The top doctor in one of Ontario's COVID-19 hot spots said Wednesday that he's looking into what could be done locally to create a vaccine certificate program if the province doesn't implement one.
Peel Region's Dr. Lawrence Loh said that option was being explored as he reiterates a call for the Ontario government to bring in a vaccine certificate program, which could limit access to certain non-essential activities to those who are fully immunized.
"Peel Public Health is also actively exploring with other public health units what could be done locally on a vaccine certificate program absent a provincial solution," Loh told reporters.
Loh said that in the short term, vaccine certificates can help to reduce transmission of COVID-19 and limit risk for those who are unvaccinated in settings where precautions can't be consistently maintained.
"While the vaccine is very good at reducing the risk of infection, it does not eliminate the risk of infection," he said. "If you start getting into settings where there are lots of people who are unable to follow precautions - think gyms, restaurants, etcetera - then what you're going to have is anyone who's unvaccinated at a risk of those other severe outcomes."
Loh said vaccine certificates ultimately protect unvaccinated people by ensuring they're not in higher-risk situations, but noted that ensuring they are fully immunized offers even better protection.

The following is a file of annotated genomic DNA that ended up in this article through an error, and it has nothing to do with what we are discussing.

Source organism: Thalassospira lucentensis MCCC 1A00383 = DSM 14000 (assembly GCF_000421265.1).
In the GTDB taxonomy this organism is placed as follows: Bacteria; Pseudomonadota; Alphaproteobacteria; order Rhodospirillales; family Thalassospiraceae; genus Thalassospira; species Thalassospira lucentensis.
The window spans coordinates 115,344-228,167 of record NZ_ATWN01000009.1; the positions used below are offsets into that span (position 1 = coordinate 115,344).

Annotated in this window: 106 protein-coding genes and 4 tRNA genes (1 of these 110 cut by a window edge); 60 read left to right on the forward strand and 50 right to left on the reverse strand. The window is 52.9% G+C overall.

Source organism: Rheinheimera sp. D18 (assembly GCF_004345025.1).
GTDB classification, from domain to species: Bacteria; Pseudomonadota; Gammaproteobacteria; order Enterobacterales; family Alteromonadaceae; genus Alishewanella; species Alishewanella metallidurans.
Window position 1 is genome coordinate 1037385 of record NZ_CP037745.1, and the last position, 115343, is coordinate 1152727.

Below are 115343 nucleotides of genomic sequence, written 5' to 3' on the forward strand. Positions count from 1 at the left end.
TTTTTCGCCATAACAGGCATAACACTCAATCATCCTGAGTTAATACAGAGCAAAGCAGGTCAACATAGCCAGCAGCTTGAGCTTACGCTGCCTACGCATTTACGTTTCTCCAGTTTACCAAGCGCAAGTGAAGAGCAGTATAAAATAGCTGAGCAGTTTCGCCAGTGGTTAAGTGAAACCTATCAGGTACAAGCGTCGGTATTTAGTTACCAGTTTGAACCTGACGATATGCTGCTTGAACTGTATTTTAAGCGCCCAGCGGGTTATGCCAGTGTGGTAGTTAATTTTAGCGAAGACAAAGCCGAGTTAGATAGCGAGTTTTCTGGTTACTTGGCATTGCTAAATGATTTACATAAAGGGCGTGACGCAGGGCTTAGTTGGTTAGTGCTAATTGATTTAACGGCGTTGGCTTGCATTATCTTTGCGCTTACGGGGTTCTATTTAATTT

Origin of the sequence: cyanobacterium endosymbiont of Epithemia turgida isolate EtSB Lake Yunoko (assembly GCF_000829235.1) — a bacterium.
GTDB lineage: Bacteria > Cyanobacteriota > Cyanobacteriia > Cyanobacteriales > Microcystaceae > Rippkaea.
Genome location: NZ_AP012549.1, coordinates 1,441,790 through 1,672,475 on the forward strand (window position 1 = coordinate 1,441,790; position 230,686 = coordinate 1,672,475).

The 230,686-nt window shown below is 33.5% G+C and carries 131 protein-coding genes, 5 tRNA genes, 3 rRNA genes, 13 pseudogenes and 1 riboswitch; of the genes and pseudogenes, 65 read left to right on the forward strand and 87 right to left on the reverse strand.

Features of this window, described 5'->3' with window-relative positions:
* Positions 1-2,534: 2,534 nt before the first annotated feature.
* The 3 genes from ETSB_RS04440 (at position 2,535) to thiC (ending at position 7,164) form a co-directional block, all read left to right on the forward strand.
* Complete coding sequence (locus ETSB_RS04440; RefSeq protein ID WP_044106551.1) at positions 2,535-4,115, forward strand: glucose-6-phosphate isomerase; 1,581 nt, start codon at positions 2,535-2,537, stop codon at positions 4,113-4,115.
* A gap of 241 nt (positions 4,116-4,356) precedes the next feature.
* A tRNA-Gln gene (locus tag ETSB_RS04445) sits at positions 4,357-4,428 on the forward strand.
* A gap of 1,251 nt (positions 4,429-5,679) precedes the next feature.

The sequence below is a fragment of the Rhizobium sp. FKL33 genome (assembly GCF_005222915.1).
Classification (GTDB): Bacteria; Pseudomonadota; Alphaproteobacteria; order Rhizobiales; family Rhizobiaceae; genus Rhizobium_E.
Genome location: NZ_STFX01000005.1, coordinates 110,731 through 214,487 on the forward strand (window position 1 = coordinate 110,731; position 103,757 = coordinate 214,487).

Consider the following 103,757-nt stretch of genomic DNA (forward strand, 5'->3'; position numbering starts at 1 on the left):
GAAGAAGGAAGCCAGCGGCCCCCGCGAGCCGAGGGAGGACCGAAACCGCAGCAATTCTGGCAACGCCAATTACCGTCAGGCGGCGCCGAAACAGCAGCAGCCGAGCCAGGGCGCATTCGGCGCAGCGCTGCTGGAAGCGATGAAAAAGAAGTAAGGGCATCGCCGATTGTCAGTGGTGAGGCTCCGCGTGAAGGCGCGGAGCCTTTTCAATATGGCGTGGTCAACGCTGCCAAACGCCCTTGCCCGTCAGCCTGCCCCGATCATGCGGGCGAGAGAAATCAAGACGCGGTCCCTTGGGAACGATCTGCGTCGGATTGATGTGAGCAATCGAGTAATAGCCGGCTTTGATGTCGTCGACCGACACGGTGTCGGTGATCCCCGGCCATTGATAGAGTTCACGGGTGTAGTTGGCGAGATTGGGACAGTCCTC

Premier Doug Ford has so far refused to bring in a provincewide vaccine certificate system.
A spokeswoman for Health Minister Christine Elliott noted Wednesday that the province provides proof-of-vaccination receipts for residents after they get their first and second doses, and said vaccine passports planned by the federal government for international travel could be used domestically by businesses.
There have been recent calls from a number of associations, unions and advocacy groups to implement a provincewide vaccine certification system, particularly in light of the highly contagious Delta variant that's driving a fourth wave of infections.
Ontario's chamber of commerce released a framework Tuesday for private sector businesses seeking to develop COVID-19 proof-of-vaccination protocols, a move it said aimed to provide support in the absence of government guidance.
Loh added Wednesday that his public health unit – which serves Mississauga, Brampton and Caledon – is asking local employers to review their workplace safety plans and decide if a proof-of-vaccine policy would be suitable for them.
According to the latest provincial data, slightly more than 82 per cent of Ontarians aged 12 and older have received one dose of a vaccine, and just over 75 per cent have had two shots.
Other provinces have announced plans for proof-of-vaccination systems.
On Monday, British Columbia said its residents will need a vaccine card to get into restaurants, clubs, ticketed sporting events and organized gatherings like weddings.
Quebec, meanwhile, will be requiring proof of both vaccine doses starting Sept. 1 to access non-essential services such as bars and restaurants.
This report by The Canadian Press was first published Aug. 25, 2021.
Elena De Luigi, The Canadian Press